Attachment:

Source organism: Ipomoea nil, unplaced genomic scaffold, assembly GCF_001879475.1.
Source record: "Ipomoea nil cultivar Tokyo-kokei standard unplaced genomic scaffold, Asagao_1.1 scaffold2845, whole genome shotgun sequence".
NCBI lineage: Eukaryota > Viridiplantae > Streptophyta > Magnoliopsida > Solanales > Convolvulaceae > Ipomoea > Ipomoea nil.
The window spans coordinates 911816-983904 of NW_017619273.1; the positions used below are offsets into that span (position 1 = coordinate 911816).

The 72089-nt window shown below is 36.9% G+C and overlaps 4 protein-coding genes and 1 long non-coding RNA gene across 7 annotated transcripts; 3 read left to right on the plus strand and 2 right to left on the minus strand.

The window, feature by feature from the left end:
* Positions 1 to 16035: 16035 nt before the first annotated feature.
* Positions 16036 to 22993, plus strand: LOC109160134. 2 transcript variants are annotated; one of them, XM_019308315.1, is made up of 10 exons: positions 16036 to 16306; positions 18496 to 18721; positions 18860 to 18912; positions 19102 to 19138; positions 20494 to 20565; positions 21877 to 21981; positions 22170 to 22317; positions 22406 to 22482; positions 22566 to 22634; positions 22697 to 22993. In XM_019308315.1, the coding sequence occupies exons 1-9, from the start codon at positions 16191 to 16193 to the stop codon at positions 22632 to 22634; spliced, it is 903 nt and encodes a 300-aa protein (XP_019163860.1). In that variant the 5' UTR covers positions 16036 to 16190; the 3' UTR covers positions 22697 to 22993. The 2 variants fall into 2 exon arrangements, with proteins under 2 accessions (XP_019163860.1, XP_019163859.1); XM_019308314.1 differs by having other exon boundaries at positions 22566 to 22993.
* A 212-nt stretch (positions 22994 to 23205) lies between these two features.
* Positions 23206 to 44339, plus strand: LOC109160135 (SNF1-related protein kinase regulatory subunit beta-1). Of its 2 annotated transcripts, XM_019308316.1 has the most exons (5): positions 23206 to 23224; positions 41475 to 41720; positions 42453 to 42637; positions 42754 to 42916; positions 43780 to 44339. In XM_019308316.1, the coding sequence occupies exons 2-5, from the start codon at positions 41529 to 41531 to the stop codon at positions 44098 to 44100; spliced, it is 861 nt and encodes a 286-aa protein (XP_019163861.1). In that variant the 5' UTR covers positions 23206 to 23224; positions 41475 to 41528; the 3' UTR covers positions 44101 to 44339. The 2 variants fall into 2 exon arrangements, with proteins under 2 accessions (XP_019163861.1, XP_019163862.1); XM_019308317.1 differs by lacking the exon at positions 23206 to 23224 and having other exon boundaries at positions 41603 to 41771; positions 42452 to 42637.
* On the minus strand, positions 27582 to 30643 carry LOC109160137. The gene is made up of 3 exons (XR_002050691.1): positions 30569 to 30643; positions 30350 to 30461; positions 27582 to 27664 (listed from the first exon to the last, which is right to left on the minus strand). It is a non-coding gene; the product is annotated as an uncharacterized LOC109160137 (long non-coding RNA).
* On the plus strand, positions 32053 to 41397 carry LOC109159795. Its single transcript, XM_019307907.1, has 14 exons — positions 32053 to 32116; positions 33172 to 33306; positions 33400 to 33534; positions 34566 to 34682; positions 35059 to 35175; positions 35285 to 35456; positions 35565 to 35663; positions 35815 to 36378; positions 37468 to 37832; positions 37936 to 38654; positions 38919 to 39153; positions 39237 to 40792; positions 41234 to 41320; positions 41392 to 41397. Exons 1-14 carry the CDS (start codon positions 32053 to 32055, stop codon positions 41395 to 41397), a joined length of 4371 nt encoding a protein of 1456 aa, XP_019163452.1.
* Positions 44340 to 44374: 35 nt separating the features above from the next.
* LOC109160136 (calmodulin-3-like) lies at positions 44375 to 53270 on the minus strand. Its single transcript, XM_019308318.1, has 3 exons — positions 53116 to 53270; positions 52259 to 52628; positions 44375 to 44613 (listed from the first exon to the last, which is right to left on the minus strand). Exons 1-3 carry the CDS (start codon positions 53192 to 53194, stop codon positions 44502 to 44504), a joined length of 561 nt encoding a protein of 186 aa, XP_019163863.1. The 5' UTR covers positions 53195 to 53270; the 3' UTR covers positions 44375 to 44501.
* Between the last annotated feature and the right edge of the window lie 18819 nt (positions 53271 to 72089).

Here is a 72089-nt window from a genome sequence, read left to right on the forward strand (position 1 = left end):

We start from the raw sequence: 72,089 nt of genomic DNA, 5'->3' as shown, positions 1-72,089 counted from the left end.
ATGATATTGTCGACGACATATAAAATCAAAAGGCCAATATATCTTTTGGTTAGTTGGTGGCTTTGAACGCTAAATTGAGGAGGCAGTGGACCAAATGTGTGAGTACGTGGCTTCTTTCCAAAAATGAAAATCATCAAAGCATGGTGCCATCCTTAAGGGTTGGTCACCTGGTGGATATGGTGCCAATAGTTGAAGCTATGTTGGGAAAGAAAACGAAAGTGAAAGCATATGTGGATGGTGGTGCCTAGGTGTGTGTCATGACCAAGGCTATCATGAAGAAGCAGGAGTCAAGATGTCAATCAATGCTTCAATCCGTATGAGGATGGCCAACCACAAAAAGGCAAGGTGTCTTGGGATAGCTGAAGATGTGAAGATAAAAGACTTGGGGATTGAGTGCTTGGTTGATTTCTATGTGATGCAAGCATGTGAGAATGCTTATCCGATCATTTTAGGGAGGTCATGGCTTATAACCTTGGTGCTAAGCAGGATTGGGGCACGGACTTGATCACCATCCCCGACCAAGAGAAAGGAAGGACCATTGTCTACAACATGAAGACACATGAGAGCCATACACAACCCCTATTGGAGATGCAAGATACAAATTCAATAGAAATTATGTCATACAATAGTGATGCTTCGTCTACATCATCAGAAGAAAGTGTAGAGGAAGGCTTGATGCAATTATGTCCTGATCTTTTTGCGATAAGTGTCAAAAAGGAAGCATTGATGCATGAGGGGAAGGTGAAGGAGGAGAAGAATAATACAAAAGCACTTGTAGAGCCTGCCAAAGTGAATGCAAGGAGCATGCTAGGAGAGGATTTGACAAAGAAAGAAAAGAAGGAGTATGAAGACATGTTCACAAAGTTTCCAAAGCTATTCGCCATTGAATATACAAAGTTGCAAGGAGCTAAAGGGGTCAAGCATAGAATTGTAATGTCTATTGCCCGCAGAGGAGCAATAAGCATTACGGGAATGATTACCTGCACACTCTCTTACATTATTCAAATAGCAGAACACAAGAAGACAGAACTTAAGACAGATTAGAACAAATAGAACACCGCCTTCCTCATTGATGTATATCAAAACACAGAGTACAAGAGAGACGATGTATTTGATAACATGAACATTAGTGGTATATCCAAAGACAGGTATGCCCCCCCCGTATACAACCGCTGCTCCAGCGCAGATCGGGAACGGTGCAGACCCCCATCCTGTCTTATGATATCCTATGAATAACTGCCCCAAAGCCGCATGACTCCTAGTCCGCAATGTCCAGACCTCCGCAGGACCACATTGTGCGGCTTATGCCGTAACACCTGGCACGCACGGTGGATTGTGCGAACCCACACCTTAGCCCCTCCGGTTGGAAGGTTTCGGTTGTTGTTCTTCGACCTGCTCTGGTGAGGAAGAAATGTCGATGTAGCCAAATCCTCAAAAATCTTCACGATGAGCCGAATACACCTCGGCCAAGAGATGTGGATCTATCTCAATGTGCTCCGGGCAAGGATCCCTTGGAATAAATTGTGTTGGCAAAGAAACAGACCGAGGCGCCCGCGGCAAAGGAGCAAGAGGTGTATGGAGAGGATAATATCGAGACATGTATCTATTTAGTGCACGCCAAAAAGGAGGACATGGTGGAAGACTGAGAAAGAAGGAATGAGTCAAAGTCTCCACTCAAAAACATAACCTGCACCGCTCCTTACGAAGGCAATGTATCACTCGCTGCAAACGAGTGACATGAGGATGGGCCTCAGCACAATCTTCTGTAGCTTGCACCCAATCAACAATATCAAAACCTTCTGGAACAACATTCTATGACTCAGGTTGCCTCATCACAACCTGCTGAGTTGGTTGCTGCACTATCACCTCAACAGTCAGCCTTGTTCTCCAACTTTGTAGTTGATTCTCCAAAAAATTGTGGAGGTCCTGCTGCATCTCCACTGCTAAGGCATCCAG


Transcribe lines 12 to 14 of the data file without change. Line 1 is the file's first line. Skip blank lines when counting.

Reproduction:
* On the plus strand, positions 32053 to 41397 carry LOC109159795. Its single transcript, XM_019307907.1, has 14 exons — positions 32053 to 32116; positions 33172 to 33306; positions 33400 to 33534; positions 34566 to 34682; positions 35059 to 35175; positions 35285 to 35456; positions 35565 to 35663; positions 35815 to 36378; positions 37468 to 37832; positions 37936 to 38654; positions 38919 to 39153; positions 39237 to 40792; positions 41234 to 41320; positions 41392 to 41397. Exons 1-14 carry the CDS (start codon positions 32053 to 32055, stop codon positions 41395 to 41397), a joined length of 4371 nt encoding a protein of 1456 aa, XP_019163452.1.
* Positions 44340 to 44374: 35 nt separating the features above from the next.
* LOC109160136 (calmodulin-3-like) lies at positions 44375 to 53270 on the minus strand. Its single transcript, XM_019308318.1, has 3 exons — positions 53116 to 53270; positions 52259 to 52628; positions 44375 to 44613 (listed from the first exon to the last, which is right to left on the minus strand). Exons 1-3 carry the CDS (start codon positions 53192 to 53194, stop codon positions 44502 to 44504), a joined length of 561 nt encoding a protein of 186 aa, XP_019163863.1. The 5' UTR covers positions 53195 to 53270; the 3' UTR covers positions 44375 to 44501.